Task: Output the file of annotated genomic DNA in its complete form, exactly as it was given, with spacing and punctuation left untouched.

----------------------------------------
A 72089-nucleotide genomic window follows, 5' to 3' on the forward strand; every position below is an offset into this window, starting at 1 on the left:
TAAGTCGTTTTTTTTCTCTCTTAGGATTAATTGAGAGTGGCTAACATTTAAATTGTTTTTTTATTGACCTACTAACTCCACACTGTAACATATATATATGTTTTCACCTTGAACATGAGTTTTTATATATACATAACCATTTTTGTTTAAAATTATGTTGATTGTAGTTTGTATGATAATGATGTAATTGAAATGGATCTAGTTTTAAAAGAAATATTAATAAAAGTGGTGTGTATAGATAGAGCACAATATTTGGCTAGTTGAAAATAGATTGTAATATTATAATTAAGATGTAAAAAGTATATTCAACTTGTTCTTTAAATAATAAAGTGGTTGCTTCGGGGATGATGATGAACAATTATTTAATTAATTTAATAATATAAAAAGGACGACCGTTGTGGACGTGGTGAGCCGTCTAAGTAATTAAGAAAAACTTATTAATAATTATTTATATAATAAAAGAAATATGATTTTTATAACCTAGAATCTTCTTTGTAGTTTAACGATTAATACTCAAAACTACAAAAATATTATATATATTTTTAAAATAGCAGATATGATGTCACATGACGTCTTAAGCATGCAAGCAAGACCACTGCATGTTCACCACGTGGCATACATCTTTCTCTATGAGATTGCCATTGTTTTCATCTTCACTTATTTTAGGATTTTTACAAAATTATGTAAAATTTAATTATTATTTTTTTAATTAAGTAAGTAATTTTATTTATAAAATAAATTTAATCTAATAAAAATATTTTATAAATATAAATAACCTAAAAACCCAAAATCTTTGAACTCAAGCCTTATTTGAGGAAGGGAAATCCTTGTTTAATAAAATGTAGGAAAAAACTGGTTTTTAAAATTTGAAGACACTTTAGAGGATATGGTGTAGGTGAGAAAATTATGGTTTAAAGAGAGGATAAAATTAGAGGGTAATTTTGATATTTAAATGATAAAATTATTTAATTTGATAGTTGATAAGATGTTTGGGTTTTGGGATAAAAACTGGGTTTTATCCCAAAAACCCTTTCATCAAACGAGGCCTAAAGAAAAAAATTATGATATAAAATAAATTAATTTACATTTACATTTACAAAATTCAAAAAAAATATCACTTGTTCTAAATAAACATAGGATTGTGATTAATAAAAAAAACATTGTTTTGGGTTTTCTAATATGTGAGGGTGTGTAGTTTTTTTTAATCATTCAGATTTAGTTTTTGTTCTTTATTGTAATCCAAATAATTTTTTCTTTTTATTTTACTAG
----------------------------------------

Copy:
A 72089-nucleotide genomic window follows, 5' to 3' on the forward strand; every position below is an offset into this window, starting at 1 on the left:
TAAGTCGTTTTTTTTCTCTCTTAGGATTAATTGAGAGTGGCTAACATTTAAATTGTTTTTTTATTGACCTACTAACTCCACACTGTAACATATATATATGTTTTCACCTTGAACATGAGTTTTTATATATACATAACCATTTTTGTTTAAAATTATGTTGATTGTAGTTTGTATGATAATGATGTAATTGAAATGGATCTAGTTTTAAAAGAAATATTAATAAAAGTGGTGTGTATAGATAGAGCACAATATTTGGCTAGTTGAAAATAGATTGTAATATTATAATTAAGATGTAAAAAGTATATTCAACTTGTTCTTTAAATAATAAAGTGGTTGCTTCGGGGATGATGATGAACAATTATTTAATTAATTTAATAATATAAAAAGGACGACCGTTGTGGACGTGGTGAGCCGTCTAAGTAATTAAGAAAAACTTATTAATAATTATTTATATAATAAAAGAAATATGATTTTTATAACCTAGAATCTTCTTTGTAGTTTAACGATTAATACTCAAAACTACAAAAATATTATATATATTTTTAAAATAGCAGATATGATGTCACATGACGTCTTAAGCATGCAAGCAAGACCACTGCATGTTCACCACGTGGCATACATCTTTCTCTATGAGATTGCCATTGTTTTCATCTTCACTTATTTTAGGATTTTTACAAAATTATGTAAAATTTAATTATTATTTTTTTAATTAAGTAAGTAATTTTATTTATAAAATAAATTTAATCTAATAAAAATATTTTATAAATATAAATAACCTAAAAACCCAAAATCTTTGAACTCAAGCCTTATTTGAGGAAGGGAAATCCTTGTTTAATAAAATGTAGGAAAAAACTGGTTTTTAAAATTTGAAGACACTTTAGAGGATATGGTGTAGGTGAGAAAATTATGGTTTAAAGAGAGGATAAAATTAGAGGGTAATTTTGATATTTAAATGATAAAATTATTTAATTTGATAGTTGATAAGATGTTTGGGTTTTGGGATAAAAACTGGGTTTTATCCCAAAAACCCTTTCATCAAACGAGGCCTAAAGAAAAAAATTATGATATAAAATAAATTAATTTACATTTACATTTACAAAATTCAAAAAAAATATCACTTGTTCTAAATAAACATAGGATTGTGATTAATAAAAAAAACATTGTTTTGGGTTTTCTAATATGTGAGGGTGTGTAGTTTTTTTTAATCATTCAGATTTAGTTTTTGTTCTTTATTGTAATCCAAATAATTTTTTCTTTTTATTTTACTAG